¶4 The State Fund responded to Nielson's petition by admitting that he had sustained an injury to his right arm and an occupational disease in his left arm on the date alleged while employed by TNT and that TNT was insured at that time by the State Fund. The State Fund also admitted that his injuries had been properly reported but denied that he was totally disabled and denied that it had acted unreasonably.
¶5 Prior to trial, Nielson took depositions from his treating physician, Lofti Ben-Youssef, M.D., and Bob Zadow, a rehabilitation counselor who had evaluated his prospects for employment. Both depositions were filed with the Workers' Compensation Court and considered along with various exhibits and the trial testimony of Nielson, his wife Cynthia Nielson, Scott Ross, M.D., who had examined Nielson at the request of the State Fund, and Dennis McLuskie, a vocational consultant retained by the State Fund.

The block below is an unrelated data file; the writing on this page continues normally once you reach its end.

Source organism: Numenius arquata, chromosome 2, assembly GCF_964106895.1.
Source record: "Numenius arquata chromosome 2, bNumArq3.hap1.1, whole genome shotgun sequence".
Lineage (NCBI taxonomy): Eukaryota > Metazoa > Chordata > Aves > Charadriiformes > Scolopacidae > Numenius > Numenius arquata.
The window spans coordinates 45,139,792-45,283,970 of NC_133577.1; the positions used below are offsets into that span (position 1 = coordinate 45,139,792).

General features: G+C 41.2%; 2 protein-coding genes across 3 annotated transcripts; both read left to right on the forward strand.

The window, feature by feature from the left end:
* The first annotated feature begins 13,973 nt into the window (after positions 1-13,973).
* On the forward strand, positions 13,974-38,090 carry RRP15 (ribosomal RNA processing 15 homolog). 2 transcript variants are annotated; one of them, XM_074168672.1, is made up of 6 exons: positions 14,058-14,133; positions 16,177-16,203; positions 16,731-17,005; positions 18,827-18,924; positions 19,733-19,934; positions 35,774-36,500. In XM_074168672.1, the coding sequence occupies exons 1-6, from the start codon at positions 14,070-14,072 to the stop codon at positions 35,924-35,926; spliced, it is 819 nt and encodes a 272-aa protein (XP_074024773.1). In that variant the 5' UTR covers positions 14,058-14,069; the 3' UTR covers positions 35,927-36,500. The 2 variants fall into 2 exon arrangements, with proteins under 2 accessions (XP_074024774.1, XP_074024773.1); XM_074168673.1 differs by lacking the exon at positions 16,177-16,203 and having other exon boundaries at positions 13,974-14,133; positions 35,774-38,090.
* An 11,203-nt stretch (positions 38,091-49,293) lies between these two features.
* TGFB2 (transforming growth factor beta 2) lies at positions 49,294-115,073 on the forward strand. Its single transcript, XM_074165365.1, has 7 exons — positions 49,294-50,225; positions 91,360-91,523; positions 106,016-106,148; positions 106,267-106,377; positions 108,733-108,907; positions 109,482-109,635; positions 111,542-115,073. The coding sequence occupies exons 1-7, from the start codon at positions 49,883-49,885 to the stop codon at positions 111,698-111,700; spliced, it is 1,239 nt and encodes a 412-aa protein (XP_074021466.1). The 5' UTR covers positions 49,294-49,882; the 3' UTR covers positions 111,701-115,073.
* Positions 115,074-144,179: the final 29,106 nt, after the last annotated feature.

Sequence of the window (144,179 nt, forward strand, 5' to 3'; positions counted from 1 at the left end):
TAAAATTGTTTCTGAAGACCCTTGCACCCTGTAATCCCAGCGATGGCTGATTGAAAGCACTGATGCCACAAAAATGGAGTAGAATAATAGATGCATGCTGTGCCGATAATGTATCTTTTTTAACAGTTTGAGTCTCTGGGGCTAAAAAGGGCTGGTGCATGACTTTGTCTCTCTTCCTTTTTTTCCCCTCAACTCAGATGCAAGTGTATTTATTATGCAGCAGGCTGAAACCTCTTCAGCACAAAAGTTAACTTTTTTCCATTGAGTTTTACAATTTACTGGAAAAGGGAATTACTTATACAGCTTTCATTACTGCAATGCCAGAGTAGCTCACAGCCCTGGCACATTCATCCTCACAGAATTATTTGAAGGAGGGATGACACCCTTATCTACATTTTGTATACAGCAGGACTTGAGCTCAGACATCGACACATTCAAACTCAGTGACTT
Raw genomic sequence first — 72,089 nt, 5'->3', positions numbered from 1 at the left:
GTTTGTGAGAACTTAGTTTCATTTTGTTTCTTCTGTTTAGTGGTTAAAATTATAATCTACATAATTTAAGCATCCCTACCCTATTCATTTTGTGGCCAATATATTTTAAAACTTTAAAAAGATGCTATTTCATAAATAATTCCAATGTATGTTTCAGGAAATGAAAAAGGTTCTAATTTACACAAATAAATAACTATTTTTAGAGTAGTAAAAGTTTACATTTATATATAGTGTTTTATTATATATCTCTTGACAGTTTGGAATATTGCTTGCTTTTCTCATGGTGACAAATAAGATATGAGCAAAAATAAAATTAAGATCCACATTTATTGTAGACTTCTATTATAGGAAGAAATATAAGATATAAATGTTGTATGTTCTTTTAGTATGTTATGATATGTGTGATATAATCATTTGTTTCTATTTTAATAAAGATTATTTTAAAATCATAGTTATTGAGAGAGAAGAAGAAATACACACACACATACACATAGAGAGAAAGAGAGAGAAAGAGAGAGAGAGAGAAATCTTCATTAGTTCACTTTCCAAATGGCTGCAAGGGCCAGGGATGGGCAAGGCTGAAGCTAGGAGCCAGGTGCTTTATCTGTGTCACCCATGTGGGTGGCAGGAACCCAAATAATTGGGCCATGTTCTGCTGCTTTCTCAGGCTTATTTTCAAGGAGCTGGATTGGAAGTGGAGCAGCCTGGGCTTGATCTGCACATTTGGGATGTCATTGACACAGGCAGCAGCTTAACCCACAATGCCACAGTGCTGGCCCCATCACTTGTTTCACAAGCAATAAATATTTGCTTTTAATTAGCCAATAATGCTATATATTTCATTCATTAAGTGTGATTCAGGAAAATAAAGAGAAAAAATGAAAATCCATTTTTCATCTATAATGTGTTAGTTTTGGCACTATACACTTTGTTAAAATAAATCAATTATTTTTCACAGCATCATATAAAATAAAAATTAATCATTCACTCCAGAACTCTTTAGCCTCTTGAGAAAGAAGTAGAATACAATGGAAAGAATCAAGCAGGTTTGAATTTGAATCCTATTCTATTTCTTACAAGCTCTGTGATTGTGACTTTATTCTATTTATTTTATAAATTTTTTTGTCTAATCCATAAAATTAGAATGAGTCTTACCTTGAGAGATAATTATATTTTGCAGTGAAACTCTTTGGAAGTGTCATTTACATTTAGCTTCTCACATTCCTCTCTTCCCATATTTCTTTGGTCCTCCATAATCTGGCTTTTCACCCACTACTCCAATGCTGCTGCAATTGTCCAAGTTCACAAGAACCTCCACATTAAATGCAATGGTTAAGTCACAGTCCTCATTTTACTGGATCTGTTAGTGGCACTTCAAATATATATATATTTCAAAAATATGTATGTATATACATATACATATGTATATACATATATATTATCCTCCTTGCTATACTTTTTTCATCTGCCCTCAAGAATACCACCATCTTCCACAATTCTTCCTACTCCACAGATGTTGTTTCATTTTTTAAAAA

¶6 Following trial, the Workers' Compensation Court found that while the medical opinions conflicted regarding Nielson's ability to work, those opinions ultimately depended on his subjective complaints of pain and since the Workers' Compensation Court did not find Nielson credible, it was not persuaded that he had any physical impairment resulting from injury which precluded him from holding at least those light duty jobs identified by McLuskie. Those jobs included video rental clerk, retail sales person and auto sales person. Therefore, the Workers' Compensation Court concluded that Nielson was not permanently totally disabled and dismissed his petition.